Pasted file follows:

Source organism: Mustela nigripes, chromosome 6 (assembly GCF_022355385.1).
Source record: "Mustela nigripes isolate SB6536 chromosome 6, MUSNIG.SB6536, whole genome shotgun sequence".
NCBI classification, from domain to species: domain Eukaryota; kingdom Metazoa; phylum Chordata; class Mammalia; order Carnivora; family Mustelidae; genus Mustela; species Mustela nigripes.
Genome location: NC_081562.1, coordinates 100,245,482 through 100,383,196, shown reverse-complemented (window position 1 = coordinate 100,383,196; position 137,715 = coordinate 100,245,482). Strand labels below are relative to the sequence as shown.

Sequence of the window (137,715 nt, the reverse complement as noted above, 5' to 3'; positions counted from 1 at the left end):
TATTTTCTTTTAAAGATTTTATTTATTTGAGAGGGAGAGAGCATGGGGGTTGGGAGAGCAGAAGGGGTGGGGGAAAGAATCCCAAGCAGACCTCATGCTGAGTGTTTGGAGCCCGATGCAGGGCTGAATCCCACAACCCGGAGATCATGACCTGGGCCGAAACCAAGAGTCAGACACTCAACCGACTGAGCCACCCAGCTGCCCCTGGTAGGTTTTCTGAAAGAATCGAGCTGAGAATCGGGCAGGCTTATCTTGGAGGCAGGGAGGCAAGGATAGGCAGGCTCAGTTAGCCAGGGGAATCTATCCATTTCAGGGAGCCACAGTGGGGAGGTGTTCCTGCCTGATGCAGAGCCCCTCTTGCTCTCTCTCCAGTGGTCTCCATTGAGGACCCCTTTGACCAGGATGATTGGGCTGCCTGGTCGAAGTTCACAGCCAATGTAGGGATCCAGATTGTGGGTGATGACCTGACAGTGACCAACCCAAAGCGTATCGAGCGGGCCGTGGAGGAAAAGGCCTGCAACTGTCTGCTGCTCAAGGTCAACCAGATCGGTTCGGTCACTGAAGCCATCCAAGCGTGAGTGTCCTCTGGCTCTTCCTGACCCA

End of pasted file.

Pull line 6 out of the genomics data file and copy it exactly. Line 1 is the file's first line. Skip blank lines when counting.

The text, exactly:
TATTTTCTTTTAAAGATTTTATTTATTTGAGAGGGAGAGAGCATGGGGGTTGGGAGAGCAGAAGGGGTGGGGGAAAGAATCCCAAGCAGACCTCATGCTGAGTGTTTGGAGCCCGATGCAGGGCTGAATCCCACAACCCGGAGATCATGACCTGGGCCGAAACCAAGAGTCAGACACTCAACCGACTGAGCCACCCAGCTGCCCCTGGTAGGTTTTCTGAAAGAATCGAGCTGAGAATCGGGCAGGCTTATCTTGGAGGCAGGGAGGCAAGGATAGGCAGGCTCAGTTAGCCAGGGGAATCTATCCATTTCAGGGAGCCACAGTGGGGAGGTGTTCCTGCCTGATGCAGAGCCCCTCTTGCTCTCTCTCCAGTGGTCTCCATTGAGGACCCCTTTGACCAGGATGATTGGGCTGCCTGGTCGAAGTTCACAGCCAATGTAGGGATCCAGATTGTGGGTGATGACCTGACAGTGACCAACCCAAAGCGTATCGAGCGGGCCGTGGAGGAAAAGGCCTGCAACTGTCTGCTGCTCAAGGTCAACCAGATCGGTTCGGTCACTGAAGCCATCCAAGCGTGAGTGTCCTCTGGCTCTTCCTGACCCA